Writing Script Documentation (NSEDoc)

Scripts are used by more than just their authors, so they require good documentation. NSE modules need documentation so developers can use them in their scripts. NSE's documentation system, described in this section, aims to meet both these needs. While reading this section, you may want to browse NSE's online documentation, which is generated using this system. It is at https://nmap.org/nsedoc/.

NSE uses a customized version of the LuaDoc documentation system called NSEDoc. The documentation for scripts and modules is contained in their source code, as comments with a special form. Example 9.7 is an NSEDoc comment taken from the stdnse.print_debug() function.

Example 9.7. An NSEDoc comment for a function
-- Prints a formatted debug message if the current verbosity level is greater
-- than or equal to a given level.
-- This is a convenience wrapper around
-- <code>nmap.log_write</code>. The first optional numeric
-- argument, <code>level</code>, is used as the debugging level necessary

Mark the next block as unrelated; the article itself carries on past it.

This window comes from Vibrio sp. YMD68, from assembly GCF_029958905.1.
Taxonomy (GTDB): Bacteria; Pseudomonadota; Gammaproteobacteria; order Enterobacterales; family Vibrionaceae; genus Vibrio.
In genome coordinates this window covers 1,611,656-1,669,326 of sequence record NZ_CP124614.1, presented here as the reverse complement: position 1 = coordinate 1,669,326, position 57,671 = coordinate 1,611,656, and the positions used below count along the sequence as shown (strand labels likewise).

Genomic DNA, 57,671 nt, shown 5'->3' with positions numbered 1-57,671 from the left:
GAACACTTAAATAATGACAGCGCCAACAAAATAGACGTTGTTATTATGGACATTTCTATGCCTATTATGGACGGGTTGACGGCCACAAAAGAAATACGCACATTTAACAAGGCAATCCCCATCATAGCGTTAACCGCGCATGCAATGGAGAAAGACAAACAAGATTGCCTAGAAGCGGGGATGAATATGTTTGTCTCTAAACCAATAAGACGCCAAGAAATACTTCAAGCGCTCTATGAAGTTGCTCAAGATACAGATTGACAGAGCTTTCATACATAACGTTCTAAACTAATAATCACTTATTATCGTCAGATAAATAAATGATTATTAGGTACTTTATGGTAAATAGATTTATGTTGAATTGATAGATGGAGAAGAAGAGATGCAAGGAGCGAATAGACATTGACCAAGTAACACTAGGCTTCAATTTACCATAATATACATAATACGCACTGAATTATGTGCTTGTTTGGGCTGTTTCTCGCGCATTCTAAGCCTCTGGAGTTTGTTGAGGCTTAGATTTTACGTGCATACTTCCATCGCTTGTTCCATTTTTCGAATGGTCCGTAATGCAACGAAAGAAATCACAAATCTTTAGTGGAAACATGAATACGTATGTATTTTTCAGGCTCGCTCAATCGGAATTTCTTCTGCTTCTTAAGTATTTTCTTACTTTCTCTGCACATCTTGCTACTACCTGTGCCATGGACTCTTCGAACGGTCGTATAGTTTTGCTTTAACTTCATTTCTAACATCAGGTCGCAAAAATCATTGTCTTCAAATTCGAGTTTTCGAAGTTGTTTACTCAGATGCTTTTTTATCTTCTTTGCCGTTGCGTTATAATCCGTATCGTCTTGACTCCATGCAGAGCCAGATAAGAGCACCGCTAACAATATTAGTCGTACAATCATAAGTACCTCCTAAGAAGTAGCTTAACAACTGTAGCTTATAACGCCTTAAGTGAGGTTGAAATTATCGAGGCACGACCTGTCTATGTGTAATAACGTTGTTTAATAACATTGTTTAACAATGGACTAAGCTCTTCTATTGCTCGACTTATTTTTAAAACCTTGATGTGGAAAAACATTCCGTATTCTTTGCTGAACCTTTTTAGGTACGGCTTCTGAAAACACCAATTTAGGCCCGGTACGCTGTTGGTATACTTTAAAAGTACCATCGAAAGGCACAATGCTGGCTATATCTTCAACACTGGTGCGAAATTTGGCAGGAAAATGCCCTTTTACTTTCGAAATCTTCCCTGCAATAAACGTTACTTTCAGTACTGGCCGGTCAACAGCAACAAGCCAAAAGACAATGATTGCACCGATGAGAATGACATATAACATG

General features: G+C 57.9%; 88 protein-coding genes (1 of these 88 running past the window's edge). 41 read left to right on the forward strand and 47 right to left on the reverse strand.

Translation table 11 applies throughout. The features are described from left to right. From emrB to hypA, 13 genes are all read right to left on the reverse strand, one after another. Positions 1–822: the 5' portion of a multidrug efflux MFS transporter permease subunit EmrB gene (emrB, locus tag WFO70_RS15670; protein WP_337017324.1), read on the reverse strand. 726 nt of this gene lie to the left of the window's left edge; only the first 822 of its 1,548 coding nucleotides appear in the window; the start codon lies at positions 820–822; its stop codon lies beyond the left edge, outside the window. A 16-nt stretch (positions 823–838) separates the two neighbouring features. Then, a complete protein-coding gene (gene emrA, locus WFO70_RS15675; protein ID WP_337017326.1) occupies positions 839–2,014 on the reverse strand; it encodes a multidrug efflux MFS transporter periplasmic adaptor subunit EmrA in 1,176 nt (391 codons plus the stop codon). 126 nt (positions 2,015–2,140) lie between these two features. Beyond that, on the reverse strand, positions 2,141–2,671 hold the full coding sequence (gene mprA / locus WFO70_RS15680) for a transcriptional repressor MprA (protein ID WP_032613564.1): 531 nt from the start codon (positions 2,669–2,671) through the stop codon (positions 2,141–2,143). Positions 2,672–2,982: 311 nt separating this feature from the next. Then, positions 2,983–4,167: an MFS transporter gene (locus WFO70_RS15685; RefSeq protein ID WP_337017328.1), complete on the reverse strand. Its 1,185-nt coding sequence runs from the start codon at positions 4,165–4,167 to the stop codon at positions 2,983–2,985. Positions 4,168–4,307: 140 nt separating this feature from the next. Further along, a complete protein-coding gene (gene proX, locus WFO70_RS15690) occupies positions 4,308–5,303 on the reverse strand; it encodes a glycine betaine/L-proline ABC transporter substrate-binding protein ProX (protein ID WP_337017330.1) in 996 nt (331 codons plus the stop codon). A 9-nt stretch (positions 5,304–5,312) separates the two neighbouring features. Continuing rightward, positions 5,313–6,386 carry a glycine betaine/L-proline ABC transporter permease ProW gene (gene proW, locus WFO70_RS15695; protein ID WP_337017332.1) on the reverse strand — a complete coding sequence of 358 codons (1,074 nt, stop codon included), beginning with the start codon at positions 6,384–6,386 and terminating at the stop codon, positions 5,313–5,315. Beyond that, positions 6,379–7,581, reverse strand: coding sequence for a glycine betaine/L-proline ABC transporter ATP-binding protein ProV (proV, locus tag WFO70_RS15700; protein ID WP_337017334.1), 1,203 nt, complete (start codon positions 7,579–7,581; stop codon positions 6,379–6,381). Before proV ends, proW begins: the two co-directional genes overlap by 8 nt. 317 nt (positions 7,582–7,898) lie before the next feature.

-- to print the message (it defaults to 1 if omitted). All remaining arguments
-- are processed with Lua's <code>string.format</code> function.
-- @param level Optional debugging level.
-- @param fmt Format string.
-- @param ... Arguments to format.

Documentation comments start with three dashes: ---. The body of the comment is the description of the following code. The first paragraph of the description should be a brief summary, with the following paragraphs providing more detail. Special tags starting with @ mark off other parts of the documentation. In the above example you see @param, which is used to describe each parameter of a function. A complete list of the documentation tags is found in the section called “NSE Documentation Tags”.